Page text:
So Puzzling, So Easy. Learning Elements of Algebra

May 3, 2017


There are many aspects of Elements of Basic Algebra B written by Nancy Nichols and published by Firelight Books LLC, I don’t like. As I am using this workbook/textbook with Robert not once I find slightly incorrect statements.  Not once, I think that some concepts could be introduced differently.  Not once I think that I would  present some of the ideas in a simpler, clearer way.


The truth is, I wouldn’t.  I wouldn’t dare.

I wouldn’t have courage to teach Robert Algebra.  I would consider it too sophisticated, too complex, and too abstract. I would be afraid of failing to teach him and confronting the limits of his abilities.

So although there are many things I don’t like about this curriculum, nonetheless, I am sticking to it because it presents elements of Algebra in the easiest possible way.  In the way that shows how to introduce such concepts as “slope” or “y intercept” and then use them to present graphically linear equations.

No need to plug  in numbers and perform operations on integers which are still relatively confusing to Robert.  It is enough to look at the equation y= ax+b and plot the intercept (0, b) and then go a units up or down depending on the sign and one unit to the right remembering that slope = rise/run.  That has been explained on many pages of the workbook with both positive and negative a and b.

And of course, I feel encouraged to address any possible confusion, Robert might feel,  with additional, home-made, pages of tasks.




Daring to Read with Reading Mastery V

April 6, 2017

For three months now, Robert and I have been reading story after story from old Reading Mastery V Rainbow Edition Textbook. This out of print SRA reading curriculum that includes Skillbook and Workbook, two Presentation Books and a few additional books had been waiting on a shelf for a few years before I dared to introduce it to Robert. I doubted Robert’s ability to understand the stories. I also distrusted my ability to guide Robert through reading in a way that would enrich his life.

To put it simply, I was afraid of his and my failures.

I didn’t know if Robert was armed in prerequisite skills that would make it easier to take a plunge into this program.  After all, I didn’t work with Robert on any of the lower level curricula.  We didn’t have Reading Mastery IV or III  or any other. They were too expensive to purchase.  The one in our possession was  bought in a second hand store for a fraction of the original price.

Moreover, I felt intimidated by different approaches to reading comprehension. I read The Power of Retelling and The magic of Story.  They described very sound methods and yet I knew that it would be almost impossible to use them with Robert.  His ability to formulate sentences is so delayed that it renders him almost speechless.  All too often, the deficiency of speech is misconstrued as the lack of ability to think and/or to understand. That happens specially when the reading instructor doesn’t have tools to asses student’s comprehension of a particular text.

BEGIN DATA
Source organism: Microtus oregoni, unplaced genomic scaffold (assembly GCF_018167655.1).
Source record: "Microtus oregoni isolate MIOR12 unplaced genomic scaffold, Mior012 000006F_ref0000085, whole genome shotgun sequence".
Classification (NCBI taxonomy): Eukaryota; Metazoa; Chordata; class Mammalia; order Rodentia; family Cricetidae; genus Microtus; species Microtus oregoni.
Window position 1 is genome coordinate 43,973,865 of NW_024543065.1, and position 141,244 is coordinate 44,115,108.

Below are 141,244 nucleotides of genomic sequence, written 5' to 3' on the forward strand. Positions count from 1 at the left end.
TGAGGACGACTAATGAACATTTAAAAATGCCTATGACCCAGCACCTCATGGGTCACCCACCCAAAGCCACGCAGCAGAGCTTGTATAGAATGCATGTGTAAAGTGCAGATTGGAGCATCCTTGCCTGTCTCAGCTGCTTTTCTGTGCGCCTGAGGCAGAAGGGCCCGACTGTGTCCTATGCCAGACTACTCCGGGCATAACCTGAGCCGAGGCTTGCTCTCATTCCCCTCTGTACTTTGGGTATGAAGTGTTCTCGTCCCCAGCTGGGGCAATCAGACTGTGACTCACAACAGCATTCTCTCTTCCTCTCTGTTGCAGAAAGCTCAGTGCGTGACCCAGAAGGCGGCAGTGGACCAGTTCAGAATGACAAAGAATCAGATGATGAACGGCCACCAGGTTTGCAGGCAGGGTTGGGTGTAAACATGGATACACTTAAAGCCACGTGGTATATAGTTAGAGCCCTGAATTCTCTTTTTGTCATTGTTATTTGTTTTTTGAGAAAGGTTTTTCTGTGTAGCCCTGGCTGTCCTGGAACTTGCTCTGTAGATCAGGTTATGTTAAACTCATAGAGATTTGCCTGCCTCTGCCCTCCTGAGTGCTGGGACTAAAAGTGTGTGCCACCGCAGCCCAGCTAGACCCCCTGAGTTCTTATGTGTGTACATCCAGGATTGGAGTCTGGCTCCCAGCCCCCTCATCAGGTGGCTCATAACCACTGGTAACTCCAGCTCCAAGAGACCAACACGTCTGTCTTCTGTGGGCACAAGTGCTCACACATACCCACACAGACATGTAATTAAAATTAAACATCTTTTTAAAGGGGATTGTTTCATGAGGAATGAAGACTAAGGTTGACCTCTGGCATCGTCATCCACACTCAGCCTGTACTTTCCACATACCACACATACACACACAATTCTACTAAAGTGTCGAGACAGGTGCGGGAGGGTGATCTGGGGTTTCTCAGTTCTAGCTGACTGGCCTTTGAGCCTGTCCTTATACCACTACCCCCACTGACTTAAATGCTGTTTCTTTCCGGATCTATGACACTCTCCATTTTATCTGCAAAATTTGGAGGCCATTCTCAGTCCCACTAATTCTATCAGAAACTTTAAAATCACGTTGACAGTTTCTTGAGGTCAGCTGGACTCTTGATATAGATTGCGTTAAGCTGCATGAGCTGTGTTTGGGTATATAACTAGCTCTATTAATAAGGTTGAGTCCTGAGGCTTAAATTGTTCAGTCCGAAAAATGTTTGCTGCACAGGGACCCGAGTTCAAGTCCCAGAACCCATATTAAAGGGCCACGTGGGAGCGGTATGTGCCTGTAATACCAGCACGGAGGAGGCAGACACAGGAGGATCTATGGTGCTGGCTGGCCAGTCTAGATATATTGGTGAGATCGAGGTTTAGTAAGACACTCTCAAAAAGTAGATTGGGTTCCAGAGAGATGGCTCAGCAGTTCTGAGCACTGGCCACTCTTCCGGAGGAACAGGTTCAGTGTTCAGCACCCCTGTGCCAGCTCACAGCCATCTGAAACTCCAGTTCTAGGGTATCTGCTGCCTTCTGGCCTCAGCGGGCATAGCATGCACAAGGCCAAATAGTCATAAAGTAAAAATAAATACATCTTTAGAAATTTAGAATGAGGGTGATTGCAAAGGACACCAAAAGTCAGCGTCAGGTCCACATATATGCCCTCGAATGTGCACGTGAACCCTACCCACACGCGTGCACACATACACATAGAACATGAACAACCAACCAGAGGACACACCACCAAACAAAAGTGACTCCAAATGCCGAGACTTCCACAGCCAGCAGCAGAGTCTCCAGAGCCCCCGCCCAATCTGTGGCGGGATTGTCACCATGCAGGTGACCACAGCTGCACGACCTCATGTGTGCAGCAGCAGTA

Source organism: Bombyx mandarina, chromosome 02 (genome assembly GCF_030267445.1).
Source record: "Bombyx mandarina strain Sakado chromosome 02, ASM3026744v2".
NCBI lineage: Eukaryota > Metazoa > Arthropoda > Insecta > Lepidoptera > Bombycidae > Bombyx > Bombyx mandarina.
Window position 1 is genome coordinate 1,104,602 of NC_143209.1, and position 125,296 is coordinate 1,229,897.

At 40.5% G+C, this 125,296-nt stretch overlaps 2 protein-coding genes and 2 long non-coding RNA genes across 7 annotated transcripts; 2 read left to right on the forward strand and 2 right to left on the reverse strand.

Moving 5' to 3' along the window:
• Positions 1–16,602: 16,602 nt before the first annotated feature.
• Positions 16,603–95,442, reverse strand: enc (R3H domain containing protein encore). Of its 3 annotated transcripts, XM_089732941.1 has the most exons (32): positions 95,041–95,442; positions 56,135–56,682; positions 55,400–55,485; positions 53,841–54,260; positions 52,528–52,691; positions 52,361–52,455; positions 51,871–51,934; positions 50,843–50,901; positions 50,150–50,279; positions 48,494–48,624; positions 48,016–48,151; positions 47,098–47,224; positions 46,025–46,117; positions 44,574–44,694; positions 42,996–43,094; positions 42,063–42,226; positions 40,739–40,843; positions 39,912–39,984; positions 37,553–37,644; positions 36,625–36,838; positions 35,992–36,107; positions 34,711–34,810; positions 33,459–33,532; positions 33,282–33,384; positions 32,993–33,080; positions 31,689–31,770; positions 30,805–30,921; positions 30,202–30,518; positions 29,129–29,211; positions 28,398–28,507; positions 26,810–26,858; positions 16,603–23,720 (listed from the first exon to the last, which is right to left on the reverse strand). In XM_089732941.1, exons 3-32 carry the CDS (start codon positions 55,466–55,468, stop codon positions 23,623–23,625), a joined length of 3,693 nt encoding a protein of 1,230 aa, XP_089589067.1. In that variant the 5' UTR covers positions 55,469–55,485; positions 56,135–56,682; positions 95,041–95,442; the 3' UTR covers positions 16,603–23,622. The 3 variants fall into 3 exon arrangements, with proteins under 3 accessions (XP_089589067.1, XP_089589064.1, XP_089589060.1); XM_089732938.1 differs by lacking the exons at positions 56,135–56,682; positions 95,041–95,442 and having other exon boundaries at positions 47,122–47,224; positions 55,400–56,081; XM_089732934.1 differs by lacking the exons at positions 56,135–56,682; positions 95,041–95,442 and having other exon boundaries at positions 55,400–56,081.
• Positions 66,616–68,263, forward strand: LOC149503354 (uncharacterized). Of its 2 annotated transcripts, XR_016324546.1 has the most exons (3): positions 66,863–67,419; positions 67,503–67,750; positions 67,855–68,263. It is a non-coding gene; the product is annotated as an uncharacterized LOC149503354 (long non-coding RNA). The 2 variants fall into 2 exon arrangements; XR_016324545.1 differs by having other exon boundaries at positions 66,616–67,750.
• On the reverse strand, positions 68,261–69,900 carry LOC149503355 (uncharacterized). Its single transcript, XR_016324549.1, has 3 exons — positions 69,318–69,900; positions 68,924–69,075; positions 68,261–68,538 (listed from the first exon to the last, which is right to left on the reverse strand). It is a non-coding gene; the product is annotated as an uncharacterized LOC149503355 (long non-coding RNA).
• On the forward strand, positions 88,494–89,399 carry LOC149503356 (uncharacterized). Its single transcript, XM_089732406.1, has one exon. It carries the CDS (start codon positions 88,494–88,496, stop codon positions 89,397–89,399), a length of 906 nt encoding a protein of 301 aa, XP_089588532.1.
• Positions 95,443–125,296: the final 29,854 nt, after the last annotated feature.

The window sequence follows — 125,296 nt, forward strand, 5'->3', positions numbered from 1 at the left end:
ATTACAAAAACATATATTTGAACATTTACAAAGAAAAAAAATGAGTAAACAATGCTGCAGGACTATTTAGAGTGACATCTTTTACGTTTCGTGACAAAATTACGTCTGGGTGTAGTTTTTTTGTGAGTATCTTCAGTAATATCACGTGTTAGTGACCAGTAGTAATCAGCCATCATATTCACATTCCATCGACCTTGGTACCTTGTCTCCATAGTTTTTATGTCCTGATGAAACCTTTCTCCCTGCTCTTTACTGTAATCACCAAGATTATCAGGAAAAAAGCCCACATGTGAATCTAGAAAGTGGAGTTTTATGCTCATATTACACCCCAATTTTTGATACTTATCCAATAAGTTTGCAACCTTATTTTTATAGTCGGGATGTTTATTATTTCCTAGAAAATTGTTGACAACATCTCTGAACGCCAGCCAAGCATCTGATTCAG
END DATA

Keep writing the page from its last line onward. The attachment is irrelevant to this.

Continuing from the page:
Those were the reason I didn’t start Reading Mastery years ago. Meantime, we went twice through some of the texts in Horizon Reading to Learn. We completed a few of the Spectrum Reading workbooks.  Some matched Robert’s developmental and personal needs, some didn’t.

Finally, I pulled the huge binder of the shelf, studied it for a while and presented the first story The Secret Cave to Robert. We analyzed the pictures that introduced the settings and characters. Then,  I read a paragraph.  Robert read the next one. The following paragraph, we read together. We kept switching until the end of the first part. Next, we worked on workbook and skillbook tasks that addressed comprehension in a few of its basic aspects. Mainly “WHO” “WHAT” and “WHERE”  Less of “HOW ” and “WHY”, as those questions would require longer verbal utterances which would immediately  discourage Robert from reading.

As we followed the textbook with The Wizard of OZ and other stories, I stopped using Presentation Book. Although that decision might have reduced Robert’s learning opportunities, it also simplified our reading process.  So, we just read together and then answered the questions as they were presented in student’s materials.  Some of them related to maps representing settings.  Some of them asked which character said something or could have said something.  Some asked if an event happened at the beginning or the end of the stories.   It was easy for Robert to answer because he didn’t have to string words into complex sentences.   It was reassuring to me because I  finally had a tool to check some aspects of Robert’s comprehension and assert that yes, he grasps many elements of the story.  He understands and /or remembers enough to let me go to the next story in the textbook or to the next event in our lives.

Since Robert’s language is delayed so severely that it interferes with expressing his thoughts, the options to answer in one word utterances to demonstrate his level of comprehension was rewarding to both of us. Finding the answer easy to say or write helped build his confidence.  He didn’t have to struggle with multiple syllables which always came out scrambled beyond recognition.  He could clearly say or write a word and be understood.  And I could clearly recognize and appreciate his level of comprehension.

So we kept reading and enjoying it more and more with every new story.


It came to my attention that Reading Mastery Rainbow Edition differs in some aspects from Reading Mastery Signature Edition.  For instance at least some of the stories in level V of an old edition are in level IV of a new edition.  

Horse for Prompt Dependency

February 13, 2017

In many of my previous posts I whined about Robert being too prompt dependent. I complained that as soon as I leave Robert alone with the worksheet, he stops working and waits for my return.  I tried to make the tasks simpler.   I went over the worksheets with Robert.  After he  answered every question orally  I let him  write down the answers he had just practiced.  It didn’t help.  I reduced the number of questions.  It didn’t help. Every time, I left Robert alone with the problems he stopped working.  He waited for me not to tell him the answer, but to encourage him with nothing more than,  “Go on”.